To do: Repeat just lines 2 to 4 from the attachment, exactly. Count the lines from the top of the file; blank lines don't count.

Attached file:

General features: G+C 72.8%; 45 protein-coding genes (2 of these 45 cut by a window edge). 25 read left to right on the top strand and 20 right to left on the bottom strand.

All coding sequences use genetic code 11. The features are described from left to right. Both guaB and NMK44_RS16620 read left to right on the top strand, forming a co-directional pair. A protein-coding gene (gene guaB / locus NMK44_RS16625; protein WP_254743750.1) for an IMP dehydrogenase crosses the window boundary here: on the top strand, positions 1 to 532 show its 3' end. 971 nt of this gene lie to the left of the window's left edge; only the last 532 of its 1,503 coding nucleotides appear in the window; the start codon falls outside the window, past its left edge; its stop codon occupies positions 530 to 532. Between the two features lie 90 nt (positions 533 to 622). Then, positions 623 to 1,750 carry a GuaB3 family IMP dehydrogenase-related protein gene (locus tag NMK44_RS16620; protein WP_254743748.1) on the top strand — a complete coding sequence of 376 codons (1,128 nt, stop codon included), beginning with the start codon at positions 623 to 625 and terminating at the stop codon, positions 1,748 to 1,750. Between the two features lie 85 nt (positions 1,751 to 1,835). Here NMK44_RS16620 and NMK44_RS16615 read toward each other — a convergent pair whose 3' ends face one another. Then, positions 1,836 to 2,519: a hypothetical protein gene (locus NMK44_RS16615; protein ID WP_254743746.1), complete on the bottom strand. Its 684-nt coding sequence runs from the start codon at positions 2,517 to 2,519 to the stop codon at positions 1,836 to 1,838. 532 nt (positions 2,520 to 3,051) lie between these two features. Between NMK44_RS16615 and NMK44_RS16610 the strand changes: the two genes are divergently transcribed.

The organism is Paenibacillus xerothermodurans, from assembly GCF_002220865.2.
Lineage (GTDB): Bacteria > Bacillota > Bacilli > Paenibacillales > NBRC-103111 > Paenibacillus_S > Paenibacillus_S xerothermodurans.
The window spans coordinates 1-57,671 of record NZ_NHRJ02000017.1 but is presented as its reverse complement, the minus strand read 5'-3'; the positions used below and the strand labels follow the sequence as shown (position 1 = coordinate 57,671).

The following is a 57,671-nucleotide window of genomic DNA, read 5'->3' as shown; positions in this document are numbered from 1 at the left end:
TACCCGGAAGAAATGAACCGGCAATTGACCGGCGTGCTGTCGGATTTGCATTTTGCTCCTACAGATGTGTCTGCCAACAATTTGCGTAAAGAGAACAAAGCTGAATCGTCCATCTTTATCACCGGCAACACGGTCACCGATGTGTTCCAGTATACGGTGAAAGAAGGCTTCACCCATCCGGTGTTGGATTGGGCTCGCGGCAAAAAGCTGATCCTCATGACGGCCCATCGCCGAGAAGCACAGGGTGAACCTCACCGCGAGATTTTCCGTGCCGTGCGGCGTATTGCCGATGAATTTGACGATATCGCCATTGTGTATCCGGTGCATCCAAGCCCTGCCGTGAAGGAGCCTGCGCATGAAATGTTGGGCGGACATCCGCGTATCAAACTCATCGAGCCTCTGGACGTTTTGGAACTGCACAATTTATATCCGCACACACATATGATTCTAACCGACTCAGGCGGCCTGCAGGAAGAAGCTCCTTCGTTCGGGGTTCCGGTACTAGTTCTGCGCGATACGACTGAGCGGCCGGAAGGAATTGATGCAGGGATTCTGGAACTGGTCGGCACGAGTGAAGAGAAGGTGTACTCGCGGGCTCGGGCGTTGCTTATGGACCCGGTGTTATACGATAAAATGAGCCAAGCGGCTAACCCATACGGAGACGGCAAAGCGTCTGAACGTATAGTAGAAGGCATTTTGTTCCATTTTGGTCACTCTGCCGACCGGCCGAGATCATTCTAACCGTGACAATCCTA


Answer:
All coding sequences use genetic code 11. The features are described from left to right. Both guaB and NMK44_RS16620 read left to right on the top strand, forming a co-directional pair. A protein-coding gene (gene guaB / locus NMK44_RS16625; protein WP_254743750.1) for an IMP dehydrogenase crosses the window boundary here: on the top strand, positions 1 to 532 show its 3' end. 971 nt of this gene lie to the left of the window's left edge; only the last 532 of its 1,503 coding nucleotides appear in the window; the start codon falls outside the window, past its left edge; its stop codon occupies positions 530 to 532. Between the two features lie 90 nt (positions 533 to 622). Then, positions 623 to 1,750 carry a GuaB3 family IMP dehydrogenase-related protein gene (locus tag NMK44_RS16620; protein WP_254743748.1) on the top strand — a complete coding sequence of 376 codons (1,128 nt, stop codon included), beginning with the start codon at positions 623 to 625 and terminating at the stop codon, positions 1,748 to 1,750. Between the two features lie 85 nt (positions 1,751 to 1,835). Here NMK44_RS16620 and NMK44_RS16615 read toward each other — a convergent pair whose 3' ends face one another. Then, positions 1,836 to 2,519: a hypothetical protein gene (locus NMK44_RS16615; protein ID WP_254743746.1), complete on the bottom strand. Its 684-nt coding sequence runs from the start codon at positions 2,517 to 2,519 to the stop codon at positions 1,836 to 1,838. 532 nt (positions 2,520 to 3,051) lie between these two features. Between NMK44_RS16615 and NMK44_RS16610 the strand changes: the two genes are divergently transcribed.

The organism is Paenibacillus xerothermodurans, from assembly GCF_002220865.2.
Lineage (GTDB): Bacteria > Bacillota > Bacilli > Paenibacillales > NBRC-103111 > Paenibacillus_S > Paenibacillus_S xerothermodurans.